The Good Life: Up the Yukon without a Paddle (Dorian Amos)

“We knew nothing about the wilderness, but in a way that was our greatest strength… We would probably fail daily and eventually have to give up, but true failing for us, would have been to not even try.” Told with warmth and humour, this is the compelling account of a young couple who give up a comfortable life in England to start a new one in the wilderness of the Yukon. They revel in the stark beauty of the landscape and rise to the challenges that confront them – crossing frozen rivers, mushing huskies, hunting caribou, facing bears, avoiding wolves and building their own log cabin from the materials around them.

The Wild Life: A Year of Living on Wild Food (John Lewis-Stempel)

Walking around his Herefordshire farm one October, John Lewis-Stempel saw a trout flash in the brook, mushrooms sprinkle the fields, a squirrel eat hazelnuts, and thought: Wouldn’t it be wonderful if one could live just on what Nature provided for free?
The Wild Life is John’s account of twelve months eating only food shot, caught or foraged from the fields, hedges, copse and brook of his forty-acre farm. Nothing from a shop and nothing raised from agriculture. Could it even be done?

The Great Escape: Adventures on the Wild West Coast (Monty Halls)

A diary of adventure in picturesque Sand Bay, The Great Escape: Adventures on the Wild West Coast takes readers on an extraordinary journey as writer and explorer Monty Halls follows his dream of becoming a crofter. With his gigantic (possibly insane) dog Reuben as his companion, Monty raises sheep, pigs and chickens, grows his own vegetables, explores the wildlife, meets the locals, and learns all about life on Scotland’s wild west coast.

The Tree House Diaries: How to live wild in the woods (Nick Weston)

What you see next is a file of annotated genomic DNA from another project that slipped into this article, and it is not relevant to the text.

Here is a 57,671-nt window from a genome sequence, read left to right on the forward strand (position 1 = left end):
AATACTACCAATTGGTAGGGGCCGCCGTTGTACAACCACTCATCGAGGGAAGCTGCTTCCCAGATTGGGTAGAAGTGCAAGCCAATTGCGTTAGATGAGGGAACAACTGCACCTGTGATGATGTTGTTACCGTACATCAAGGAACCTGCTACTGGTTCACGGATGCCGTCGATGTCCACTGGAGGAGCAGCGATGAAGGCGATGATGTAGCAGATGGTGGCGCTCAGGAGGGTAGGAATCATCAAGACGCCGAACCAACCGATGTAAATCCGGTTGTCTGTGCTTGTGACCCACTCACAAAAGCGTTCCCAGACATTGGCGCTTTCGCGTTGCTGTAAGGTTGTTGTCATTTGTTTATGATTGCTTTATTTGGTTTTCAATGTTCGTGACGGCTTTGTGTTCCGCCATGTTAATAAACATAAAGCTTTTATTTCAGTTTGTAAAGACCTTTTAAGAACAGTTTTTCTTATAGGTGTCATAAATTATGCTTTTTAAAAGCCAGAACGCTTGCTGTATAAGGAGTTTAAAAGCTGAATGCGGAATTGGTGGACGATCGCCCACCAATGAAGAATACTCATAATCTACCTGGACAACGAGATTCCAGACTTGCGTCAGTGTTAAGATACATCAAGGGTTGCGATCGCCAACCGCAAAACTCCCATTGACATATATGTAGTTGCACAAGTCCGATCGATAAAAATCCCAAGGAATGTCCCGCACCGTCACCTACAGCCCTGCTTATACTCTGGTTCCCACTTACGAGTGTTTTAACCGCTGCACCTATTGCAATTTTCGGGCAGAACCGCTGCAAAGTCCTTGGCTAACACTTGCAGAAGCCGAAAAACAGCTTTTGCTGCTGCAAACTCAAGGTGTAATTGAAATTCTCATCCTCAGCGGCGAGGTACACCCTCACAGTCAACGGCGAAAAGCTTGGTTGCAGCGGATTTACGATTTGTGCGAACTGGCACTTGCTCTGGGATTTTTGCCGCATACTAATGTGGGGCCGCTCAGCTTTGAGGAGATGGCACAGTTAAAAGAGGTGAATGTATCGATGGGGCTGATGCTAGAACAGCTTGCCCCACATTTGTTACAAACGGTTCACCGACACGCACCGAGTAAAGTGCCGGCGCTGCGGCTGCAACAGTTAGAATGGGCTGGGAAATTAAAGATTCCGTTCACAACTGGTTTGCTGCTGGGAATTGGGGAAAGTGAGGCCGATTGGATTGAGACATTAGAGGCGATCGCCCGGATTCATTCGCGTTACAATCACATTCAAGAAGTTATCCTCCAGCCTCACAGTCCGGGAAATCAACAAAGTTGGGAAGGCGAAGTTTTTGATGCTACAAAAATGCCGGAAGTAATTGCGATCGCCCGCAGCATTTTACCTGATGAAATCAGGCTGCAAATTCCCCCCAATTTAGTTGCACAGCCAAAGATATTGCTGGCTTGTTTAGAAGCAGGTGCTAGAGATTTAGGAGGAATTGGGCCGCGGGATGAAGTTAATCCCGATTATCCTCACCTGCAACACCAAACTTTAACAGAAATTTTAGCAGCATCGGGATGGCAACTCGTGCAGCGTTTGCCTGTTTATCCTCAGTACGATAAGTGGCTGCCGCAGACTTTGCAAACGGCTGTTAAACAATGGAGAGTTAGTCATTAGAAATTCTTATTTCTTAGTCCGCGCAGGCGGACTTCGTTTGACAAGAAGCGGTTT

Looking for an alternative way of living, Nick Weston left London to live in a treehouse and off the land in a secret location deep in the woods of mid-Sussex for six months. “Wild in the Woods” chronicles this amazing real life Boy’s Own adventure – from the original construction of his tree-house – complete with hot shower, compost loo and double bed – to the planting of his vegetable patch. Practical information on every project undertaken, details of his delicious recipes and photographs are displayed throughout.

The Living Mountain: A Celebration of the Cairngorm Mountains of Scotland (Nan Shepherd)

In this masterpiece of nature writing, Nan Shepherd describes her journeys into the Cairngorm mountains of Scotland. There she encounters a world that can be breathtakingly beautiful at times and shockingly harsh at others. Her intense, poetic prose explores and records the rocks, rivers, creatures and hidden aspects of this remarkable landscape.
Shepherd spent a lifetime in search of the ‘essential nature’ of the Cairngorms; her quest led her to write this classic meditation on the magnificence of mountains, and on our imaginative relationship with the wild world around us. Composed during the Second World War, the manuscript of The Living Mountain lay untouched for more than thirty years before it was finally published.